A Closer Look at the PCR Test Method
Kary Banks Mullis (Dec 1944 - Aug 2019) an American biochemist, was the inventor of the polymerase chain reaction (PCR) technique. He shared the 1993 Nobel Prize in Chemistry with Michael Smith and was awarded the Japan Prize in the same year. His invention became a central technique in biochemistry and molecular biology, described by The New York Times as "highly original and significant, virtually dividing biology into the two epochs of before PCR and after PCR (Wikipedia).
Listen to what he said about the PCR method used for detection of virus in general.
A PCR test is amplifying samples through repetitive cycles. The lower the virus concentration in the sample, the more cycles are needed to achieve a positive result. Many US labs work with 35 to 45 cycles, while many European labs work with 30 to 40 cycles.
The research group of French professor Didier Raoult has recently shown that at a cycle threshold (ct) of 25, about 70% of samples remained positive in cell culture (i.e. were infectious); at a ct of 30, 20% of samples remained positive; at a ct of 35, 3% of samples remained positive; and at a ct above 35, no sample remained positive (infectious) in cell culture.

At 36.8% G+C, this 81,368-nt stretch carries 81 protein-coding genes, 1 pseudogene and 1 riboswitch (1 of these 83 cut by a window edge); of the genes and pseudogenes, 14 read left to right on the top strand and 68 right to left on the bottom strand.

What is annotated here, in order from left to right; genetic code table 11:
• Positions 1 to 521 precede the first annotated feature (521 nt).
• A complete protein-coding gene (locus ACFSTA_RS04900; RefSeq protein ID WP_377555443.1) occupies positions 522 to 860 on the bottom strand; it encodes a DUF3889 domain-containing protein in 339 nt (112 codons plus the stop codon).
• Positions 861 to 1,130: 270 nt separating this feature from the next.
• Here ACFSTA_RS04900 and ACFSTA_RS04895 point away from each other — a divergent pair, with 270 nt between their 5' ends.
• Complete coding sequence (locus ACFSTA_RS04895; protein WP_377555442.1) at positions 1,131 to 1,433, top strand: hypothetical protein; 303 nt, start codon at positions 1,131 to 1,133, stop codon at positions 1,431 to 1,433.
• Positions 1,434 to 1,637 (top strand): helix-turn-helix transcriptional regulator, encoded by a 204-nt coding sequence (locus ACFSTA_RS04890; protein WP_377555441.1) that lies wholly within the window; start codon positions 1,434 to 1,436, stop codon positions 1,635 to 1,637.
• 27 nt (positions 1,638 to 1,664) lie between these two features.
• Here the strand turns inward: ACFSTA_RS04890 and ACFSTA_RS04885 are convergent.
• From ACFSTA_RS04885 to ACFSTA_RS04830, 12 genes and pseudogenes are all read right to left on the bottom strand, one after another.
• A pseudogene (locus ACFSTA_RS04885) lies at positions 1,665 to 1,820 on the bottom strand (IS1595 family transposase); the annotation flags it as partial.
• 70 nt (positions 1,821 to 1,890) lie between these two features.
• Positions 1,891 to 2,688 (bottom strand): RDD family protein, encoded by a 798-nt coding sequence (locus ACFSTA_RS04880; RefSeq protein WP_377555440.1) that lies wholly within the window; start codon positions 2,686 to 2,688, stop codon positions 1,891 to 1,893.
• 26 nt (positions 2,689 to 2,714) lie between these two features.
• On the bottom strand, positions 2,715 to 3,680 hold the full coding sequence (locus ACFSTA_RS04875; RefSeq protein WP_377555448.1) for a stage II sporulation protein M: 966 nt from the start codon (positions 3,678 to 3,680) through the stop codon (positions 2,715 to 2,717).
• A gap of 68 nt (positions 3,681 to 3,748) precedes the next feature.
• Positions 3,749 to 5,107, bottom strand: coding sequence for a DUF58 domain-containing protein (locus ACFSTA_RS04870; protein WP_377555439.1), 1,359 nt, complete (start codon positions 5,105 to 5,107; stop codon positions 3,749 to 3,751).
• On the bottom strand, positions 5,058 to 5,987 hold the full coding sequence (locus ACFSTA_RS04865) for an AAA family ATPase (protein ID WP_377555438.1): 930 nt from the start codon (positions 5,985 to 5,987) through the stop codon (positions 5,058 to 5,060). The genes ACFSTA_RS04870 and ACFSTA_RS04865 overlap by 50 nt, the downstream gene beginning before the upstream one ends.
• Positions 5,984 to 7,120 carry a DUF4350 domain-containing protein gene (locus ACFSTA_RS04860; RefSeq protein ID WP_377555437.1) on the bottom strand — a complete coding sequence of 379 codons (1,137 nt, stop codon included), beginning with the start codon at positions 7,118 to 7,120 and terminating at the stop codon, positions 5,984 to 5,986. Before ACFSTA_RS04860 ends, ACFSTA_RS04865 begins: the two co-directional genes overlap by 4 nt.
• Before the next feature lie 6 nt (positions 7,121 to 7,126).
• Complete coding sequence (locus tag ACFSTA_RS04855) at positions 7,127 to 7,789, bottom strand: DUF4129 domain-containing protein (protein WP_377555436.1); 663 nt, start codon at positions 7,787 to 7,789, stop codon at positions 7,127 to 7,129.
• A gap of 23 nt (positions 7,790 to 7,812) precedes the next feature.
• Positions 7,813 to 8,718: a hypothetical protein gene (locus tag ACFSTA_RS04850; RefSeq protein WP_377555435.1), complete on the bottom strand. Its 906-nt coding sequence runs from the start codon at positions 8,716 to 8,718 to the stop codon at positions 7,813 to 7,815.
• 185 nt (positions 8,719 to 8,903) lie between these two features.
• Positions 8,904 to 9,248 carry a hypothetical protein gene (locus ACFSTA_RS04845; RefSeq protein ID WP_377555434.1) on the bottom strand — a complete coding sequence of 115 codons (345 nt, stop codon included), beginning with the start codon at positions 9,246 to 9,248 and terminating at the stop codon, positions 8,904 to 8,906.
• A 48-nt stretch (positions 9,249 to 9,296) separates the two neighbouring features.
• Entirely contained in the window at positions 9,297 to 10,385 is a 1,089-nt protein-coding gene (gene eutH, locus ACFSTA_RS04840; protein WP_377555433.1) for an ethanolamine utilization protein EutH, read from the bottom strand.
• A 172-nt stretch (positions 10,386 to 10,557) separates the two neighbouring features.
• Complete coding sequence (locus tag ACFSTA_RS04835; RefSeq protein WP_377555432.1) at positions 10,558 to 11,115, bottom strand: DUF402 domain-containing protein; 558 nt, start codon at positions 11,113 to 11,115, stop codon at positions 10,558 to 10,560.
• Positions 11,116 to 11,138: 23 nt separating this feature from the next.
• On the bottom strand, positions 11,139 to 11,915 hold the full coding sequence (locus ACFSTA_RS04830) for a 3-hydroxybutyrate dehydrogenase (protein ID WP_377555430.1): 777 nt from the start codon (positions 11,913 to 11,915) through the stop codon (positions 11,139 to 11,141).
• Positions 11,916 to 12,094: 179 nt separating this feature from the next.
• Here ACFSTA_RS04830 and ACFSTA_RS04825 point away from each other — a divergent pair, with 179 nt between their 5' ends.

This means that if a person gets a "positive" PCR test result at a cycle threshold of 35 or higher (as applied in most US labs and many European labs), the chance that the person is infectious is less than 3%. The chance that the person received a "false positive" result is 97% or higher.
The issues with PCR tests are numerous:
- There can be large-scale test kit contamination, as both the US and the UK (and several African countries) discovered during the early phase of the pandemic.
- There can be testing site or lab contamination, which has led to countless false positive results, school closures, nursing home quarantines, canceled sports events, and more.
- The PCR test can react to other coronaviruses. According to lab examinations, this happens in about 1% to 3% of cases if only one target gene is tested, as is the case in many (but not all) labs and as the WHO itself has recommended to avoid ambiguous positive/negative test results.
- The PCR test can detect non-infectious virus fragments weeks after an active infection, or from an infection of a contact person, as the US CDC confirmed.
- The PCR test can detect viable virus in quantities too small to be infectious
Read : The Trouble With PCR Test